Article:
And your answer to my question reinforces my argument: if the stewards can police nullifying overtakes, they can surely do the same with regards to your question of “what prevents every driver to cut corner every time the driver ahead closed the door?”

            11. @markzastrow No offence, but I think this is something that shouldn’t be an opinion and we can left it at that because your argument is blatantly violating the rules. Whether the rules is just or not is another matter. I do enjoy our discussion though.

              Your argument is promoting vigilante type justice. In no scenario you can break the rules with an excuse of “rightly so” and “using safety features of the track” is not an excuse either. Leave the policing to the stewards, whether they give fair judgement or not (and in this case most people seems to said it’s fair). Otherwise F1 is devolving to anarchy and the type of Vettel rage in Baku will be common.

              As to your second paragraph, that’s what exactly what they did by giving Max the penalty. So we agreed that the penalty is correctly given?

            12. @sonicslv If you feel that Verstappen was not forced off by Raikkonen, then I have no quarrel with your supporting Verstappen’s penalty. My argument is not about whether rules were correctly applied. I feel I’ve been clear that my dispute is with the rules—or specifically, the tension between the rules and the track design.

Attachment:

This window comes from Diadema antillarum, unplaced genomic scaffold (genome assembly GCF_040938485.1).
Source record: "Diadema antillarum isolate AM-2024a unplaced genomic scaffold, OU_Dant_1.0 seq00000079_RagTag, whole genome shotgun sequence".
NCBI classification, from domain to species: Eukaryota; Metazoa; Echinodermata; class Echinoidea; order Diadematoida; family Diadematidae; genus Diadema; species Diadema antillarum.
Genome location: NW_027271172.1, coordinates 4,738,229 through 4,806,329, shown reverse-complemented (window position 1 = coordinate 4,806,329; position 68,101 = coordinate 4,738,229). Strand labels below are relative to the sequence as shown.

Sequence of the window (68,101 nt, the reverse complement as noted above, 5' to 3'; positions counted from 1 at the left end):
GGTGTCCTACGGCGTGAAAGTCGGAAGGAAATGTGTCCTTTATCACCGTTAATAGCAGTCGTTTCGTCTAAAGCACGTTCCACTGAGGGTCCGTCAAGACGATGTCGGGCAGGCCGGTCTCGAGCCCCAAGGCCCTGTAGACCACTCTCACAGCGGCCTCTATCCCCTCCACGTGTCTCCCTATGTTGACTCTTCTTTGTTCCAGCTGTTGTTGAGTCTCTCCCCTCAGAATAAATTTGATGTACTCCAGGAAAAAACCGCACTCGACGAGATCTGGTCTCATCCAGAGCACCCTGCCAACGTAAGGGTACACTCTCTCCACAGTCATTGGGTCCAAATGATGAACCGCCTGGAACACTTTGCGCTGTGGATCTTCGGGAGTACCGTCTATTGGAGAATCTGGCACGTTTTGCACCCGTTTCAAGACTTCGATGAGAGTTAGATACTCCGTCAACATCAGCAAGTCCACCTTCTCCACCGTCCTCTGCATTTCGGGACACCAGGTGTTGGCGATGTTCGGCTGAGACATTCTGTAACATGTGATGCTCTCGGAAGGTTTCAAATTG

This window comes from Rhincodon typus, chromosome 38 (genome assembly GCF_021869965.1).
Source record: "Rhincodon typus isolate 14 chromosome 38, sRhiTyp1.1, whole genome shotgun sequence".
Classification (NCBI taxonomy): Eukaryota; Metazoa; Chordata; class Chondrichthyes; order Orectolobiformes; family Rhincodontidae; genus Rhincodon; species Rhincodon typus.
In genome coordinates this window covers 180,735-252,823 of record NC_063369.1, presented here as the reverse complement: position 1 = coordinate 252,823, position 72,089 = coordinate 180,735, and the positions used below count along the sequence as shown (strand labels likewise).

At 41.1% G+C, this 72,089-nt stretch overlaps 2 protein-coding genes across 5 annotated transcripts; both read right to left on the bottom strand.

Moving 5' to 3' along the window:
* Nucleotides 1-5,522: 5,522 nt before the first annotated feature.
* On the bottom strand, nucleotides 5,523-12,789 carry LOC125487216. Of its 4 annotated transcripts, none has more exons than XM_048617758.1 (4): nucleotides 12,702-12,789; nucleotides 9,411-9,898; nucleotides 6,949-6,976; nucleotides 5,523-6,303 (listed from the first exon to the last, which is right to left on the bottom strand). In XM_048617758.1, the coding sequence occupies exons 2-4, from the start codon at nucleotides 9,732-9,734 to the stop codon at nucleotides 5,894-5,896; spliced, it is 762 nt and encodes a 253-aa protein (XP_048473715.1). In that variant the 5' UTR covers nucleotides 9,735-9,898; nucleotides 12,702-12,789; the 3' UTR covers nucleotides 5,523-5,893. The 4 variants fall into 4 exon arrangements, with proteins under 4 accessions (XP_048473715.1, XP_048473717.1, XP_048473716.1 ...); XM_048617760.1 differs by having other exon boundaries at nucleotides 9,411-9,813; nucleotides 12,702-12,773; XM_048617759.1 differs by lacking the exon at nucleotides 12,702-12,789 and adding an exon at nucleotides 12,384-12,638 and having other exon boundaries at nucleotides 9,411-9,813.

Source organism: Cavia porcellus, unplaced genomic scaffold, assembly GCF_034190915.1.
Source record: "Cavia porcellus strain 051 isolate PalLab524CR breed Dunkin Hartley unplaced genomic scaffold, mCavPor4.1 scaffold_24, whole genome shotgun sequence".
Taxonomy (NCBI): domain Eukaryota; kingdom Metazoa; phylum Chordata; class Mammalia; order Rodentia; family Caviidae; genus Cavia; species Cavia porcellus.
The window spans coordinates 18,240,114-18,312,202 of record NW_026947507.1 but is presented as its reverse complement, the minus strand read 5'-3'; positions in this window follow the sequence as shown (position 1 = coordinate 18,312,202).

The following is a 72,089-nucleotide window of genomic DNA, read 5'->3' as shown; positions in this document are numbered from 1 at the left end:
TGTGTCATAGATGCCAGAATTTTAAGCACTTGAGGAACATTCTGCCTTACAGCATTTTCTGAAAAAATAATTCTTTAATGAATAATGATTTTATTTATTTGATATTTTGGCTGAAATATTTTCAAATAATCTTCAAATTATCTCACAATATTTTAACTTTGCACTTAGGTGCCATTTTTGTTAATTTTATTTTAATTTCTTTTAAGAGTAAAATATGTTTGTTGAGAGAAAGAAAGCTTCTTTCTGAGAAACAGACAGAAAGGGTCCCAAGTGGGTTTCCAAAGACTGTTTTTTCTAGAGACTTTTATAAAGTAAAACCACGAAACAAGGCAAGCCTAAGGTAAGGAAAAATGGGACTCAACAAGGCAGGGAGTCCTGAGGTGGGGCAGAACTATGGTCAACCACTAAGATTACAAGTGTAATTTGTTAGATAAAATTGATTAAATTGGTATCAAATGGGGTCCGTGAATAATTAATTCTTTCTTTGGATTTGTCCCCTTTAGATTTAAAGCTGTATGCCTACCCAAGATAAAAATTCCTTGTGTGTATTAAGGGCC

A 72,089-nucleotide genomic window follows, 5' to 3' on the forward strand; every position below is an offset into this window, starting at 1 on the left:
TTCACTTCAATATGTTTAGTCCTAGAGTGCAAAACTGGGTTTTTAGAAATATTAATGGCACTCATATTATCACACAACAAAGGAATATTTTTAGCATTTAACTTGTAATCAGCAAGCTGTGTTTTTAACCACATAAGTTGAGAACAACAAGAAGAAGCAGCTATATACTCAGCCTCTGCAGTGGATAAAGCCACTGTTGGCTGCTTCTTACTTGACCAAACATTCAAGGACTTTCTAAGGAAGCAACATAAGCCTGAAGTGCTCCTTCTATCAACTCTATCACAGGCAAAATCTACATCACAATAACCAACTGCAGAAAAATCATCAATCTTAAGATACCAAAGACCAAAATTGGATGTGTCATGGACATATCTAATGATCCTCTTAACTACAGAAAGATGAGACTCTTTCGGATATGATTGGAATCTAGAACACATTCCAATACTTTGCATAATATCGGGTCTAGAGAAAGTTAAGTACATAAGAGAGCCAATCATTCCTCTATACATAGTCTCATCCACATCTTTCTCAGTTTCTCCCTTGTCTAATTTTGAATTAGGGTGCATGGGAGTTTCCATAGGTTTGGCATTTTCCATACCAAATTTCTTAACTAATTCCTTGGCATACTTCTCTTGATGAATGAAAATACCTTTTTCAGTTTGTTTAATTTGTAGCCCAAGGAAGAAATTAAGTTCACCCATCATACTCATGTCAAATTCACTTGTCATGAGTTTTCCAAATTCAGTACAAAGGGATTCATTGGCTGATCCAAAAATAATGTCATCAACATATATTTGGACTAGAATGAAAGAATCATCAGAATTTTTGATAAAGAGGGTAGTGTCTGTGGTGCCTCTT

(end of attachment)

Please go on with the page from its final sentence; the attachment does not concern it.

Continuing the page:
Frankly, I don’t understand your argument that my position of encouraging drivers to avoid collisions is promoting vigilante justice. My argument is 1) questioning the justice in rules that punish drivers who take evasive action to avoid collisions while rewarding drivers who exploit safety features by forcing their opponents onto them and 2) questioning whether a rules-based policing system for track limit violations is more productive than traditional natural track limits.

              But for sure, I take no offense, and I’ve enjoyed our discussion, too.

            13. @markzastrow For the record, I do believe Kimi is not illegally forcing Max out of the track. But I approach this conversation from more general perspective, which is why I try not to bring the Kimi has some/is at fault or not debate.

              My impression for your “vigilantism” is because you basically said (please correct me if I’m wrong): If someone force you to break the rules (e.g going off the track) by breaking the rules themselves (e.g forcing you off the track) [which may or may not be encouraged by the track design], then its acceptable to keep any advantage that normally you shouldn’t (e.g. gaining a position). My counter for that is to responsible of your own actions (e.g. leaving the track and gaining position) and leave other party violation (e.g. the forcing you off the track bit) to the stewards [and bad track design is out of consideration for reinforcing these rules].